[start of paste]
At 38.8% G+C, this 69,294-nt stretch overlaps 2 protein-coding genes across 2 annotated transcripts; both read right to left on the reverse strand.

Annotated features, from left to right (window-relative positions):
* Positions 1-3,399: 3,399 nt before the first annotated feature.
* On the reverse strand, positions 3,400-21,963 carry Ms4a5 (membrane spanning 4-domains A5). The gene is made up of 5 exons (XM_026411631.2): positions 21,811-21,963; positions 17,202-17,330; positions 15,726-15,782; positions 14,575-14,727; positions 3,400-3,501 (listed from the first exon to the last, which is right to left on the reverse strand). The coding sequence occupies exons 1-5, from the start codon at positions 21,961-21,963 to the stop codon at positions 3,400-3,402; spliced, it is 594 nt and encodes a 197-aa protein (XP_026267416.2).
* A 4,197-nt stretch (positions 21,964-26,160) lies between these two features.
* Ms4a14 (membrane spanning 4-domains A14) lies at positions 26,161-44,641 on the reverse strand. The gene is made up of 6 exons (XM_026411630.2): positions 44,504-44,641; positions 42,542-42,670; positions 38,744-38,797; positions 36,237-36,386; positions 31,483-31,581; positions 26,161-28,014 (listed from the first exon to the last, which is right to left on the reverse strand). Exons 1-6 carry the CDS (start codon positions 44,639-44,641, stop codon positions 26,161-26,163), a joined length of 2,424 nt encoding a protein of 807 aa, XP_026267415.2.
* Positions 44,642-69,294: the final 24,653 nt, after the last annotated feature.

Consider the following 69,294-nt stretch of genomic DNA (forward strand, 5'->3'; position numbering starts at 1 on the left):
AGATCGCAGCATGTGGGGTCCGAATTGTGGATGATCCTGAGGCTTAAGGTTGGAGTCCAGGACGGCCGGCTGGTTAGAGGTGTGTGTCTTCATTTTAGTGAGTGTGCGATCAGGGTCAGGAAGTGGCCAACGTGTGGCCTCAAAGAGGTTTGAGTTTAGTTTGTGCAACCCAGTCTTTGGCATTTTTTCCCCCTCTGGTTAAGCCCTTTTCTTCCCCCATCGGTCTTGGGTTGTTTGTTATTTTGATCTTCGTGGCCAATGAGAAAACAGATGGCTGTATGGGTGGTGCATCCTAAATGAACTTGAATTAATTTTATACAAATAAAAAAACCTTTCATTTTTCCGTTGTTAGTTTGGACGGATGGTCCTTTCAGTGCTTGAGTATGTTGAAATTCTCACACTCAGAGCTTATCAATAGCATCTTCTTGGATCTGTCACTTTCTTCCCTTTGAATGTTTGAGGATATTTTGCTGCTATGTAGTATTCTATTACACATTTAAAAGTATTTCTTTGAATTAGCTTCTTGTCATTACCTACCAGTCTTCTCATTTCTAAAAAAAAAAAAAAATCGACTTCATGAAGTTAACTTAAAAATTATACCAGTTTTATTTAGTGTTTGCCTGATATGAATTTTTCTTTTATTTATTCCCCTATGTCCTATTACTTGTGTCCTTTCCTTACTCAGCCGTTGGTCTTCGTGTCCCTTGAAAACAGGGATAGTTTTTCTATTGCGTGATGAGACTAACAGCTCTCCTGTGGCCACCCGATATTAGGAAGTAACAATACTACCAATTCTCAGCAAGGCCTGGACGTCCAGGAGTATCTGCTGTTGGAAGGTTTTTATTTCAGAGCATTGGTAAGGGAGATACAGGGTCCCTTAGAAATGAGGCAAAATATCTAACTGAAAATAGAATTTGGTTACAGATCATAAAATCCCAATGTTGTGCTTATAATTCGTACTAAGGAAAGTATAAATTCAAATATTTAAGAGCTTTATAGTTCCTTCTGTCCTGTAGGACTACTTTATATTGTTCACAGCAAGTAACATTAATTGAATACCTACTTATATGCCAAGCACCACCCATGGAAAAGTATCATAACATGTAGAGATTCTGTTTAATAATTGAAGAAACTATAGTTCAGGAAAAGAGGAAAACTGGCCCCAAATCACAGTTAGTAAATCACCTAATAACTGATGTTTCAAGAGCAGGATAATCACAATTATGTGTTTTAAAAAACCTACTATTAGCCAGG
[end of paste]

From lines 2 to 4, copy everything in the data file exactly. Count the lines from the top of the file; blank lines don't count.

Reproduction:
Annotated features, from left to right (window-relative positions):
* Positions 1-3,399: 3,399 nt before the first annotated feature.
* On the reverse strand, positions 3,400-21,963 carry Ms4a5 (membrane spanning 4-domains A5). The gene is made up of 5 exons (XM_026411631.2): positions 21,811-21,963; positions 17,202-17,330; positions 15,726-15,782; positions 14,575-14,727; positions 3,400-3,501 (listed from the first exon to the last, which is right to left on the reverse strand). The coding sequence occupies exons 1-5, from the start codon at positions 21,961-21,963 to the stop codon at positions 3,400-3,402; spliced, it is 594 nt and encodes a 197-aa protein (XP_026267416.2).